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The love-hate relationship between the police, brewers

 When the Nyeri sub-county administration together with regular and administration police poured over 500 litres of Kangara that was discovered in a den next to the sewage plant perimeter fence, in the Kangemi area and Chania river, March 30, 2017. [File, Standard]

The relationship between the national police, alcohol drinkers and the law has been long and controversial. This love-hate relationship goes back to the days before the existence of Kenya as a country, colony or protectorate.

Home-brewed drinks had prior to the introduction of conventional government in Kenya served a critical role in regulating the everyday life of communities. They were used as a currency to seal many transactions such as marriage, exchange of labour as well as fines.

Beer also served as a medium for settling disputes in the family set-up and between clans. It had a special role during feasts and rituals such as the start of the harvesting, initiation of a child, marriage arrangements and honouring of ancestors.

But all this changed after 1885 when world leaders met in Berlin and parcelled out Africa as a kid would slice up a birthday cake and dish out slices to friends at whim. One of the European leaders' concerns in Berlin was to control what was to be imported into Africa.

Historians argue that superpowers then were wary of importing guns and wines into Africa for fear that this could make the continent ungovernable.

The conference sought to control Africans' access to their traditional drinks to ensure the settlers had a regular supply of sober labour. At the coast where the Imperial British East Africa Company (IBEAC) first set foot, the firm had to rely on the exploits of one of the police officers, Kapur Singh, who had been sent from India to protect 150 agents and the trading routes from hostile Africans as they ventured into the interior.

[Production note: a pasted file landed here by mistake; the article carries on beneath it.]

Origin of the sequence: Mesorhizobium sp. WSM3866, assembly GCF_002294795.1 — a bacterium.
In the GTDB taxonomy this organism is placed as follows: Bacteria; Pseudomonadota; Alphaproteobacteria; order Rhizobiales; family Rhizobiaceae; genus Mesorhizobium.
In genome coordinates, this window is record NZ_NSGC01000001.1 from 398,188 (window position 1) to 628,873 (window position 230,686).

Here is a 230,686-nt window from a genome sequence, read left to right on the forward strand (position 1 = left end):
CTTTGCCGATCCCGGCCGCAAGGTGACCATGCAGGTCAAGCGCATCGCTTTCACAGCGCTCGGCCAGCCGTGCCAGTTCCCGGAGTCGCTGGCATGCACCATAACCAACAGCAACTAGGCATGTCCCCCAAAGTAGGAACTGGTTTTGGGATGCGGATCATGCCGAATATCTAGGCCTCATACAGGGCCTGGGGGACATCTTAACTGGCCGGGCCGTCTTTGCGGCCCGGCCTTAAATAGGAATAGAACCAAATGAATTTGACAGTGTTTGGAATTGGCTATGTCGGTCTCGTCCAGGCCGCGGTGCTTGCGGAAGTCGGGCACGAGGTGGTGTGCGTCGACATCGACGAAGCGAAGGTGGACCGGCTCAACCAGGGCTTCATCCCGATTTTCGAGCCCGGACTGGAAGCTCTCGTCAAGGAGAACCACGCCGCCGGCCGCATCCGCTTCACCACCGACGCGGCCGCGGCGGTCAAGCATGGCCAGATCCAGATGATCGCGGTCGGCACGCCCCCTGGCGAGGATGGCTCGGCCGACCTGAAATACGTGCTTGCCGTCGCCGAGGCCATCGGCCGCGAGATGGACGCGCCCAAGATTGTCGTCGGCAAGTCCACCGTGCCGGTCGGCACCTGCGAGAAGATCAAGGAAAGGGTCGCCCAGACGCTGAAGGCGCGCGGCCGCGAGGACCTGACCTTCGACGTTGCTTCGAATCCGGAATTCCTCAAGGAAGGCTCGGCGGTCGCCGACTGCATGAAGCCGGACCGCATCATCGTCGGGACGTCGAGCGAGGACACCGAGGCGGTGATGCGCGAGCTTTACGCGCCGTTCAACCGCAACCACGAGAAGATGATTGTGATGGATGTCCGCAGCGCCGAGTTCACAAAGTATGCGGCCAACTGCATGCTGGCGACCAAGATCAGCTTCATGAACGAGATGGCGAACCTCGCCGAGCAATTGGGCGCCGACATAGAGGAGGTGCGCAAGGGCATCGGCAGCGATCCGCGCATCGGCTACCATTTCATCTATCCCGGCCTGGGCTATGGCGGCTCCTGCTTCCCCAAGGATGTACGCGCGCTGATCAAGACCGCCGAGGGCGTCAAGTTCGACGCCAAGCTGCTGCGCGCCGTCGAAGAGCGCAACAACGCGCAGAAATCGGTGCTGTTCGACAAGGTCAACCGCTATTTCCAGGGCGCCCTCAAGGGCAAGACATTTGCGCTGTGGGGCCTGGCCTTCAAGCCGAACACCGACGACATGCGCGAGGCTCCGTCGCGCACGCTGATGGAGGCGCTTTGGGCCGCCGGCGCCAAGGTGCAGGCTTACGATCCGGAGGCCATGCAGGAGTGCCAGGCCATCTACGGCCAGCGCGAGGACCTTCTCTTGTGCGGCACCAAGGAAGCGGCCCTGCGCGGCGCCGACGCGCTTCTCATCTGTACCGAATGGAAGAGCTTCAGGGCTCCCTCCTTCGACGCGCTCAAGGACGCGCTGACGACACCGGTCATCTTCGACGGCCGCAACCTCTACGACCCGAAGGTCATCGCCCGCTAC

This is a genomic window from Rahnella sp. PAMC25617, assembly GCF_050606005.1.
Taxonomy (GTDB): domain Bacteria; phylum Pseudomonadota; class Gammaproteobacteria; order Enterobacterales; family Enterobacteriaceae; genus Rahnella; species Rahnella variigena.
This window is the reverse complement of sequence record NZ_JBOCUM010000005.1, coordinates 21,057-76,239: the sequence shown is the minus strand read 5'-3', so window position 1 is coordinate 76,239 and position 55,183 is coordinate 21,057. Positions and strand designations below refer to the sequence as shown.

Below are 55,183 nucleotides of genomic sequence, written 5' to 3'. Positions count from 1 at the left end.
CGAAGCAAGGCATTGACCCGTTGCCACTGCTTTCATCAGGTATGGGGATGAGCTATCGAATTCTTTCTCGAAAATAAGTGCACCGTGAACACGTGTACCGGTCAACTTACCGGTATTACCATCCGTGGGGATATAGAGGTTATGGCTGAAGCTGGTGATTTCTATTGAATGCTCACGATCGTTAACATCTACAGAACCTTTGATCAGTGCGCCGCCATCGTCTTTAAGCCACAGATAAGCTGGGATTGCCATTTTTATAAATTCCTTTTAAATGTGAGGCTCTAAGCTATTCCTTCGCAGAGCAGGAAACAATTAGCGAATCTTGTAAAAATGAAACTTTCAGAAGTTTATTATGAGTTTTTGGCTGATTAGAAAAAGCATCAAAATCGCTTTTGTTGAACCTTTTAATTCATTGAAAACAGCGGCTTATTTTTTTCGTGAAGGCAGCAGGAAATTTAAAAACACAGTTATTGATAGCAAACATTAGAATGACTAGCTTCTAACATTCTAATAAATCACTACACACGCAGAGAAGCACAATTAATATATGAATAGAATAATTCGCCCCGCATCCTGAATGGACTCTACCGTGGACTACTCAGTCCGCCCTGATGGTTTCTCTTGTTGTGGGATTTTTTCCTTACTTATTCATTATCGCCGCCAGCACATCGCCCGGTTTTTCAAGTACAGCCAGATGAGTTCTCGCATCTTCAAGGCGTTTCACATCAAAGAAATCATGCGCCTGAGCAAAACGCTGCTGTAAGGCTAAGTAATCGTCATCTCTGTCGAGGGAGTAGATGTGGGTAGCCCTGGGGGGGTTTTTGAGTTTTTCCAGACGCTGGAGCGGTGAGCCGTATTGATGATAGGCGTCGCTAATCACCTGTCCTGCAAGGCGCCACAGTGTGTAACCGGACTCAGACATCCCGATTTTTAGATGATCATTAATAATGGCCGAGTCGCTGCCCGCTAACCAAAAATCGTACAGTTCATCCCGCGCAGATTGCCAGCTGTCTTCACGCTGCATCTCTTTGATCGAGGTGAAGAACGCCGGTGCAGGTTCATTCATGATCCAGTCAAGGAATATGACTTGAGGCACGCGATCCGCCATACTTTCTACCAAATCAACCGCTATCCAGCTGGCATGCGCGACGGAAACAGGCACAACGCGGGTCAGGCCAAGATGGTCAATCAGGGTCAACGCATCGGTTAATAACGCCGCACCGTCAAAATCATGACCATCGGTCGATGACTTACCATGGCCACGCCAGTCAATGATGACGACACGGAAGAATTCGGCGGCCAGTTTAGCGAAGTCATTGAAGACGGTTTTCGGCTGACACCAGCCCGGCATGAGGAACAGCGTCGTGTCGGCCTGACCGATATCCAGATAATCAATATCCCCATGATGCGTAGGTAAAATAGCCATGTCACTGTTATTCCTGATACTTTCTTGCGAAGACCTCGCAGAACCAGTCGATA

According to Hans-Martin Sommer, the Africans at the time loved indulging in palm wine and were quite insolent towards the agents. And in keeping with the spirit of Berlin, IBEA established an administration with an armed security force in 1896 with fortified stations to protect its trading routes, centres, stocks and staff. The colonial authorities were aware that drinking made African unpredictable and dangerous, and therefore difficult to control. This is why its administrators introduced the palm wine regulations of 1900. Unfettered drinking discouraged young men from engaging in wage labour. And the government sought to introduce restrictions on African drinking hours.

Although the law made it mandatory for people involved in the tapping and sale of wine to get licences from district commissioners, it did not eradicate palm wine. Colonial government reports blamed beer among Africans to be the cause of disrespect, indolence and criminality.

Police have ever since been deployed to crack down on consumers and sellers of illicit brews. Post-colonial taxes have never eradicated this vice.

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